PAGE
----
By Yves Félix, John Oprea, Daniel Tanré

Rational homotopy is crucial instrument for differential topology and geometry. this article goals to supply graduates and researchers with the instruments precious for using rational homotopy in geometry. Algebraic versions in Geometry has been written for topologists who're interested in geometrical difficulties amenable to topological tools and in addition for geometers who're confronted with difficulties requiring topological methods and hence want a basic and urban creation to rational homotopy. this can be basically a ebook of functions. Geodesics, curvature, embeddings of manifolds, blow-ups, complicated and Kähler manifolds, symplectic geometry, torus activities, configurations and preparations are all lined. The chapters regarding those matters act as an creation to the subject, a survey, and a consultant to the literature. yet it doesn't matter what the actual topic is, the imperative subject matter of the e-book persists; specifically, there's a attractive connection among geometry and rational homotopy which either serves to unravel geometric difficulties and spur the advance of topological equipment.

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**Example text**

34). 11, using the existence of a universal bundle for a Lie group (see page 40). 45 Suppose α ∈ 2I (G). 30, if we can show that α = 0, then this will imply H 2 (G; R) = 0. Expressing the L-invariance of α for a left invariant vector ﬁeld X gives: 0 = L(X)α = (i(X)d + di(X))α = i(X)dα + di(X)α = di(X)α, since α is closed. Hence, i(X)α is a closed 1-form. Since G is semisimple, we have H 1 (G; R) = 0, so i(X)α is an exact 1-form. That is, there exists a smooth function f : G → R such that i(X)α = df .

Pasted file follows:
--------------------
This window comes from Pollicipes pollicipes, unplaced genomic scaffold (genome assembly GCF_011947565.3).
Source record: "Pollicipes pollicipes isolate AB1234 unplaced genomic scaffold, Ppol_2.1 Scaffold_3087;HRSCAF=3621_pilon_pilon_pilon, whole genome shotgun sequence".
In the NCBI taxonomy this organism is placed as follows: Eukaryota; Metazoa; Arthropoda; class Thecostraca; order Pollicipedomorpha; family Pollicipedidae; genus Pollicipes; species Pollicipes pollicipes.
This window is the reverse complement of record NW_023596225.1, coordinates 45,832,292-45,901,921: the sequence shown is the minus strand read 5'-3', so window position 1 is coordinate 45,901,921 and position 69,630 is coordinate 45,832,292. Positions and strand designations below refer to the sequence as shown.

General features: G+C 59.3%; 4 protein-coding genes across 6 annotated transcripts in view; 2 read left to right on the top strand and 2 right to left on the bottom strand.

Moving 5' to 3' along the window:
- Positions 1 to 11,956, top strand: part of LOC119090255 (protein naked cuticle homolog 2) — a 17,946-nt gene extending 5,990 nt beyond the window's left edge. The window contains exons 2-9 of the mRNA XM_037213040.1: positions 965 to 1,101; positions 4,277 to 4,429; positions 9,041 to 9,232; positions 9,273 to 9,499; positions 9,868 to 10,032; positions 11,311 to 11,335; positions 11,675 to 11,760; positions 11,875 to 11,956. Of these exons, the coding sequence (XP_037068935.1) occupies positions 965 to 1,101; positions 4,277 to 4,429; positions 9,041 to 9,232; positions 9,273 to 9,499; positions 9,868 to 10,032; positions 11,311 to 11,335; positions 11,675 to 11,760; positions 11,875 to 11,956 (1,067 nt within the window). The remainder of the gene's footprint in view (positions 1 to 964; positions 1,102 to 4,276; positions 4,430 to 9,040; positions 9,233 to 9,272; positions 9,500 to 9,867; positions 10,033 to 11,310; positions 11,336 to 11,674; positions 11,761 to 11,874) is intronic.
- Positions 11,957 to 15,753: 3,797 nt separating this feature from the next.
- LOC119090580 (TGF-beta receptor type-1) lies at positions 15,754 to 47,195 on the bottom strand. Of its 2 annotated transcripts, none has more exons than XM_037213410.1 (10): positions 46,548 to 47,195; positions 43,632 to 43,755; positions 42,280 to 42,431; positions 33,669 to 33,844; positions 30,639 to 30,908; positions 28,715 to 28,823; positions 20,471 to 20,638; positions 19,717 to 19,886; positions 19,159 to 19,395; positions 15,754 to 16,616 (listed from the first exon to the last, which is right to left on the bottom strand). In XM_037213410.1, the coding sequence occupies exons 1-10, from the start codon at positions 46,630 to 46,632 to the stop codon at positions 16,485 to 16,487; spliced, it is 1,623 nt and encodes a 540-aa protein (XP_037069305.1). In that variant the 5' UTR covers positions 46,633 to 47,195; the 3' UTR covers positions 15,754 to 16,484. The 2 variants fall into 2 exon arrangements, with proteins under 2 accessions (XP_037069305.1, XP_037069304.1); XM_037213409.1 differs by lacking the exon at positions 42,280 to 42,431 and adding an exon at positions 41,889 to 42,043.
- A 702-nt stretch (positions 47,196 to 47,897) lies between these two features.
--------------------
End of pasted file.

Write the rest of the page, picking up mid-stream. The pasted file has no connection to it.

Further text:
DLg (Yk ))(gx) = i(X)ω(Y1 , . . , Yk )(x). 6 Invariant forms Hence, i(X)ω is left invariant. The veriﬁcation of the other statements is similar. The previous result justiﬁes the following deﬁnition. 27 Let G be a Lie group and M be a left G-manifold. The invariant cohomology of M is the homology of the cochain complex ( L (M), d). We denote it by HL∗ (M). The main result is the following theorem. 28 Let G be a compact connected Lie group and M be a compact left G-manifold. Then HL∗ (M) ∼ = H ∗ (M; R).

Xr ) → H. Fact 2: The morphism φ is an isomorphism. By construction, φ is surjective so we are reduced to establishing its injectivity. Observe that the restriction of φ to ∧ (x1 ) is injective. We argue by induction and suppose that its restriction to ∧ x1 , . . , xk−1 is injective. Let a ∈ ∧ (x1 , . . , xk ) be such that φ(a) = 0. We decompose a into a = a1 + xk a2 , with a1 and a2 in ∧ x1 , . . , xk−1 . We denote by φ k the following composition ∧ (x1 , . . , xk ) φ /H µ∗ /H ⊗ H qk ⊗id / H ⊗ H.